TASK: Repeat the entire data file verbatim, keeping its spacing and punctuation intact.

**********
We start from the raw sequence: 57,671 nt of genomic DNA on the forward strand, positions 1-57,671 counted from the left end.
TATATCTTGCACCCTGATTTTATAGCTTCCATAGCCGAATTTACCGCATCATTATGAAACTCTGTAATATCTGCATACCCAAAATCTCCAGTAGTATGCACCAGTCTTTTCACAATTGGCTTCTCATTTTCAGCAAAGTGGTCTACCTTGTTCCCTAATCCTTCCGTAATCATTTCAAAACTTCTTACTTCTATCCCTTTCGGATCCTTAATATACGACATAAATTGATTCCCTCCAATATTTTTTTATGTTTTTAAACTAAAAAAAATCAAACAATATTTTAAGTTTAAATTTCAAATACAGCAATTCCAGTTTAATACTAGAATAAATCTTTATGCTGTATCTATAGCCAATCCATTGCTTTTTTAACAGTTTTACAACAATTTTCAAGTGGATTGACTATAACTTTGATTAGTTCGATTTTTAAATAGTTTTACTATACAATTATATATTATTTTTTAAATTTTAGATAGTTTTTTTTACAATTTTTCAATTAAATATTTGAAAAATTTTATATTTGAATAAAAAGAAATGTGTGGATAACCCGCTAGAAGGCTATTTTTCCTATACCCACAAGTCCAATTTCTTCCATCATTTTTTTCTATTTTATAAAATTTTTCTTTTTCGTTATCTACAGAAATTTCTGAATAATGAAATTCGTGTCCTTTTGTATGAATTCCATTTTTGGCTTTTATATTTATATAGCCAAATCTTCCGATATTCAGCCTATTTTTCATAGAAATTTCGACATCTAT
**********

We start from the raw sequence: 57,671 nt of genomic DNA on the forward strand, positions 1-57,671 counted from the left end.
TATATCTTGCACCCTGATTTTATAGCTTCCATAGCCGAATTTACCGCATCATTATGAAACTCTGTAATATCTGCATACCCAAAATCTCCAGTAGTATGCACCAGTCTTTTCACAATTGGCTTCTCATTTTCAGCAAAGTGGTCTACCTTGTTCCCTAATCCTTCCGTAATCATTTCAAAACTTCTTACTTCTATCCCTTTCGGATCCTTAATATACGACATAAATTGATTCCCTCCAATATTTTTTTATGTTTTTAAACTAAAAAAAATCAAACAATATTTTAAGTTTAAATTTCAAATACAGCAATTCCAGTTTAATACTAGAATAAATCTTTATGCTGTATCTATAGCCAATCCATTGCTTTTTTAACAGTTTTACAACAATTTTCAAGTGGATTGACTATAACTTTGATTAGTTCGATTTTTAAATAGTTTTACTATACAATTATATATTATTTTTTAAATTTTAGATAGTTTTTTTTACAATTTTTCAATTAAATATTTGAAAAATTTTATATTTGAATAAAAAGAAATGTGTGGATAACCCGCTAGAAGGCTATTTTTCCTATACCCACAAGTCCAATTTCTTCCATCATTTTTTTCTATTTTATAAAATTTTTCTTTTTCGTTATCTACAGAAATTTCTGAATAATGAAATTCGTGTCCTTTTGTATGAATTCCATTTTTGGCTTTTATATTTATATAGCCAAATCTTCCGATATTCAGCCTATTTTTCATAGAAATTTCGACATCTAT